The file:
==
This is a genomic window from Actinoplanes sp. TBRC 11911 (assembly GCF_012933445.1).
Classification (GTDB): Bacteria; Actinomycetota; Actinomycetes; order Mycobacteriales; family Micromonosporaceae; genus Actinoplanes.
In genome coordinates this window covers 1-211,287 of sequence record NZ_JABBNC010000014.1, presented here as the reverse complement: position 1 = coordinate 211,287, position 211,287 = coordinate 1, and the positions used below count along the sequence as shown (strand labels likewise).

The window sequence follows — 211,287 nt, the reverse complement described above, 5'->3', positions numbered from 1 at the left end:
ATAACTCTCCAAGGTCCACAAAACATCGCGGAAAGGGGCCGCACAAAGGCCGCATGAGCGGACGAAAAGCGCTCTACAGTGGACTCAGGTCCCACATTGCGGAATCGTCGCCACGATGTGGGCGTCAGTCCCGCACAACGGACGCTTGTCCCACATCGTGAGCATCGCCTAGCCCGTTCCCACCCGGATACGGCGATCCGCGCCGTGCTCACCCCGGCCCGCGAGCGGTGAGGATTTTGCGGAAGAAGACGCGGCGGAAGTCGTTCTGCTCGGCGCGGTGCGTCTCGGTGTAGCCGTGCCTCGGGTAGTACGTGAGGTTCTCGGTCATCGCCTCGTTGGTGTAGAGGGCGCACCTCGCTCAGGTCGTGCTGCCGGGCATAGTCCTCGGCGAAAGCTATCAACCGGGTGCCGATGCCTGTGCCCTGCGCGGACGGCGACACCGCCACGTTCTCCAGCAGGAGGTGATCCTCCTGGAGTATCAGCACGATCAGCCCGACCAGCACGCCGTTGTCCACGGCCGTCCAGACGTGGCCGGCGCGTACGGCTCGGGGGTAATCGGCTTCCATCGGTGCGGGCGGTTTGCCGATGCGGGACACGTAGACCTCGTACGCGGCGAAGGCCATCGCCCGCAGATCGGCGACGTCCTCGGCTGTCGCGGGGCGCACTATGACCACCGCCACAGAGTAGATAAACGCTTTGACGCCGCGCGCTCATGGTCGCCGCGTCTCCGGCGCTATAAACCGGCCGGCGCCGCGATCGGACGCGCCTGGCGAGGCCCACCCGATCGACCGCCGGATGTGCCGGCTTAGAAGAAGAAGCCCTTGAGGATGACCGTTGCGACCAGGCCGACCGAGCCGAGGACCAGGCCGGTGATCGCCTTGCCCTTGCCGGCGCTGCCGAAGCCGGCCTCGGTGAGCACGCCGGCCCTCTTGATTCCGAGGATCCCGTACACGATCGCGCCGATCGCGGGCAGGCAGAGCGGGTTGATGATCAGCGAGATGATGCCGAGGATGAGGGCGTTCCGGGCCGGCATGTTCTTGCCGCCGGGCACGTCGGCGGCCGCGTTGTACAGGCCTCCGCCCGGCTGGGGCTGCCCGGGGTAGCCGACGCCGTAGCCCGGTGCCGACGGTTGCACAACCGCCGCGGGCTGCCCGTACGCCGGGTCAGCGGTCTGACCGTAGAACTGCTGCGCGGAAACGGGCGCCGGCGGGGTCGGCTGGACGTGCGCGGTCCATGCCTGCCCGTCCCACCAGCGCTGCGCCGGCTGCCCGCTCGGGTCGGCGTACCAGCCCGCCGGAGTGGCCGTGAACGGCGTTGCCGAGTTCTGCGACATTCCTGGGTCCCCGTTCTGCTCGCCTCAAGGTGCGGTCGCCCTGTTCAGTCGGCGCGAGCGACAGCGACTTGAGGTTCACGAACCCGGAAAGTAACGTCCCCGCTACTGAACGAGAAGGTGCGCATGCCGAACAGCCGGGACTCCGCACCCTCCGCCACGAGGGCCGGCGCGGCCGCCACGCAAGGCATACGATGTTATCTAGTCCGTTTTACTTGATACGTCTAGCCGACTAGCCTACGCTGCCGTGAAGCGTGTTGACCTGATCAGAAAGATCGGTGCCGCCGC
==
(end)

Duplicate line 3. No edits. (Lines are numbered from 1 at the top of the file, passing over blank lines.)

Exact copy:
In genome coordinates this window covers 1-211,287 of sequence record NZ_JABBNC010000014.1, presented here as the reverse complement: position 1 = coordinate 211,287, position 211,287 = coordinate 1, and the positions used below count along the sequence as shown (strand labels likewise).